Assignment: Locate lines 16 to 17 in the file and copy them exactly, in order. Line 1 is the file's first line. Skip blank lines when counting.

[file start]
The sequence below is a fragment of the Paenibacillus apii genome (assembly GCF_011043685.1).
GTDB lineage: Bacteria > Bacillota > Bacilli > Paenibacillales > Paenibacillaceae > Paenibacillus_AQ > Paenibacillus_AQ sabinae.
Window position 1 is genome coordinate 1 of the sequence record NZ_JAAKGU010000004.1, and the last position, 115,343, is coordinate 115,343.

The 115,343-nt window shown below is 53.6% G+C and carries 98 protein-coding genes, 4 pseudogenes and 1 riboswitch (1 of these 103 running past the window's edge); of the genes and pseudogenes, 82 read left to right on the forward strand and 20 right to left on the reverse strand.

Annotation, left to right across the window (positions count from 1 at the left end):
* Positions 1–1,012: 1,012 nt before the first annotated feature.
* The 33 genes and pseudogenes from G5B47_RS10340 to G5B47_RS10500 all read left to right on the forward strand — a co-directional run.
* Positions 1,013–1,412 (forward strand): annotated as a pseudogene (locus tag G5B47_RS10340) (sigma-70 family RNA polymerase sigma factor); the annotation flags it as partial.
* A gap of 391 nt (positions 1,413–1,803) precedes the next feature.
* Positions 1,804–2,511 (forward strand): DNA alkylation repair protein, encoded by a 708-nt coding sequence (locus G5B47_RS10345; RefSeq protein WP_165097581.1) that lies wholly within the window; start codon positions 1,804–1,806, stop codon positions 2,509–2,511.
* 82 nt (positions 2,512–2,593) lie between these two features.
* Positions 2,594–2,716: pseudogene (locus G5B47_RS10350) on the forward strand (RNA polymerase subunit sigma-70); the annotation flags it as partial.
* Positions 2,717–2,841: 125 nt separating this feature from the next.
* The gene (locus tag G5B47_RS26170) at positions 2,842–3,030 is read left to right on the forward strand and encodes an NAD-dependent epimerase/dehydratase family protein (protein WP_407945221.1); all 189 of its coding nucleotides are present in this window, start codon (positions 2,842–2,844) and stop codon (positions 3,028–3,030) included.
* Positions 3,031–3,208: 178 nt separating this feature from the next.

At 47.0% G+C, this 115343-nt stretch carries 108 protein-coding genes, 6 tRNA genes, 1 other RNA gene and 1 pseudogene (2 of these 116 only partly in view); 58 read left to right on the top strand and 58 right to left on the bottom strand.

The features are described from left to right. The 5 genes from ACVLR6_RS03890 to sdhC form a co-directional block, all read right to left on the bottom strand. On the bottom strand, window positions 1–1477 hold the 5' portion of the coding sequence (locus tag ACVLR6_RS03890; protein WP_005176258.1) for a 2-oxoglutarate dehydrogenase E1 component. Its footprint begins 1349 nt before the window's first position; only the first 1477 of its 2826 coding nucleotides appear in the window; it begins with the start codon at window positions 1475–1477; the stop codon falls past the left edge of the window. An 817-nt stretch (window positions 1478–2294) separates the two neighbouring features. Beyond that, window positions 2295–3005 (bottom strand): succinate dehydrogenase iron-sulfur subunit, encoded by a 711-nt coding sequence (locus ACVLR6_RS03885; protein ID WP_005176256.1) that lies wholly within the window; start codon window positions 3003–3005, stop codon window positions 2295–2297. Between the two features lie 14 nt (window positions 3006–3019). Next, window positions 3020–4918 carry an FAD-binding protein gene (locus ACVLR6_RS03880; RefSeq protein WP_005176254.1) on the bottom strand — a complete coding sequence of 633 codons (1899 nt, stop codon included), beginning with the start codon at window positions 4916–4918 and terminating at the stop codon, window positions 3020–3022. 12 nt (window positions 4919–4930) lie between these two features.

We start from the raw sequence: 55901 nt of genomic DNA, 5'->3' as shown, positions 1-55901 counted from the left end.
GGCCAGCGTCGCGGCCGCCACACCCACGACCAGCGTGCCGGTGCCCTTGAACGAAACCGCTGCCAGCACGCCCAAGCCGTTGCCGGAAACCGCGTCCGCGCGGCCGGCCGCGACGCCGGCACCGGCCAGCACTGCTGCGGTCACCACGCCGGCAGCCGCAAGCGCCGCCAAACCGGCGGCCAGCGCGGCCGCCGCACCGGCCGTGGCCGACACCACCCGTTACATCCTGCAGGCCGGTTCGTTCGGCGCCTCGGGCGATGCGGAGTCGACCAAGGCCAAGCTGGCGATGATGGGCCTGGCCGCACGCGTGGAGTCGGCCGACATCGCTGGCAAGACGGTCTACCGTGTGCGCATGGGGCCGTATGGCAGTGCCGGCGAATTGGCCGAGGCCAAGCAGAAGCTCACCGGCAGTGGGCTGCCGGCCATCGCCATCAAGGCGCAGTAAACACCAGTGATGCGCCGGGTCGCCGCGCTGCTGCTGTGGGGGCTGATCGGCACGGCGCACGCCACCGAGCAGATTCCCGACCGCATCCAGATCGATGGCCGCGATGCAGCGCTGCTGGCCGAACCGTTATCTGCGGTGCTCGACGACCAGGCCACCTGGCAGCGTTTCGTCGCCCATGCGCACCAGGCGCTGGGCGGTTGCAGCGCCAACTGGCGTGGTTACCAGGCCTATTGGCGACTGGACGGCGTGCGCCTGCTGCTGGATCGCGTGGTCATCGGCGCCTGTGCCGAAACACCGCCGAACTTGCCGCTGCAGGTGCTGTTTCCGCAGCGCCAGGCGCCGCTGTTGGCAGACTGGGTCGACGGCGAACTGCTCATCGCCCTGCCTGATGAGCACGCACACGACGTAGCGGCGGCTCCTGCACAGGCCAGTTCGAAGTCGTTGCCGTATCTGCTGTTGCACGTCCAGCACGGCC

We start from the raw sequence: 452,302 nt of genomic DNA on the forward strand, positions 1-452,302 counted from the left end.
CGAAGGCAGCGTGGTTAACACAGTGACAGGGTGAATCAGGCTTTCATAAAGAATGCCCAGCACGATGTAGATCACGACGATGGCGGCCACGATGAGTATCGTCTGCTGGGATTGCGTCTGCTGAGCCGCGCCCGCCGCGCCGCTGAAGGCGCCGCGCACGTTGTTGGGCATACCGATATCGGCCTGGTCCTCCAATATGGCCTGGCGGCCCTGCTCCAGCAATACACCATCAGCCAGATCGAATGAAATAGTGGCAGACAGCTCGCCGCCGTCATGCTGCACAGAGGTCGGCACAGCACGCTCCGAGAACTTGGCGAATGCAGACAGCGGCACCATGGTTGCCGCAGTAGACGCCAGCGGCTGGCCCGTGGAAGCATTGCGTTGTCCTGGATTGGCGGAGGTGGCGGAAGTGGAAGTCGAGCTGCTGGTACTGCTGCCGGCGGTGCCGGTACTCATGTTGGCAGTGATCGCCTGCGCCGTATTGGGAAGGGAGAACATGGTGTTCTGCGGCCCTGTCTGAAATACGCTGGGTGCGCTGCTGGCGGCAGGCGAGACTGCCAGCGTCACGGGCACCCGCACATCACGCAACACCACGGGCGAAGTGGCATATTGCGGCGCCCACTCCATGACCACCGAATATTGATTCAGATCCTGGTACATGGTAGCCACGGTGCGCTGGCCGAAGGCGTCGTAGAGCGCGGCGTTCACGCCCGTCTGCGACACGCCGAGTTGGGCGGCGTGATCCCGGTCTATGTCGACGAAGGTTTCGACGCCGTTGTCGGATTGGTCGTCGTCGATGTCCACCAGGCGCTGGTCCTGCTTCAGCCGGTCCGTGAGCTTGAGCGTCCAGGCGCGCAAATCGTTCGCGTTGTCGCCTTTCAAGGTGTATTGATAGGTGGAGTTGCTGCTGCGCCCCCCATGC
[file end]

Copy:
At 47.0% G+C, this 115343-nt stretch carries 108 protein-coding genes, 6 tRNA genes, 1 other RNA gene and 1 pseudogene (2 of these 116 only partly in view); 58 read left to right on the top strand and 58 right to left on the bottom strand.

The features are described from left to right. The 5 genes from ACVLR6_RS03890 to sdhC form a co-directional block, all read right to left on the bottom strand. On the bottom strand, window positions 1–1477 hold the 5' portion of the coding sequence (locus tag ACVLR6_RS03890; protein WP_005176258.1) for a 2-oxoglutarate dehydrogenase E1 component. Its footprint begins 1349 nt before the window's first position; only the first 1477 of its 2826 coding nucleotides appear in the window; it begins with the start codon at window positions 1475–1477; the stop codon falls past the left edge of the window. An 817-nt stretch (window positions 1478–2294) separates the two neighbouring features. Beyond that, window positions 2295–3005 (bottom strand): succinate dehydrogenase iron-sulfur subunit, encoded by a 711-nt coding sequence (locus ACVLR6_RS03885; protein ID WP_005176256.1) that lies wholly within the window; start codon window positions 3003–3005, stop codon window positions 2295–2297. Between the two features lie 14 nt (window positions 3006–3019). Next, window positions 3020–4918 carry an FAD-binding protein gene (locus ACVLR6_RS03880; RefSeq protein WP_005176254.1) on the bottom strand — a complete coding sequence of 633 codons (1899 nt, stop codon included), beginning with the start codon at window positions 4916–4918 and terminating at the stop codon, window positions 3020–3022. 12 nt (window positions 4919–4930) lie between these two features.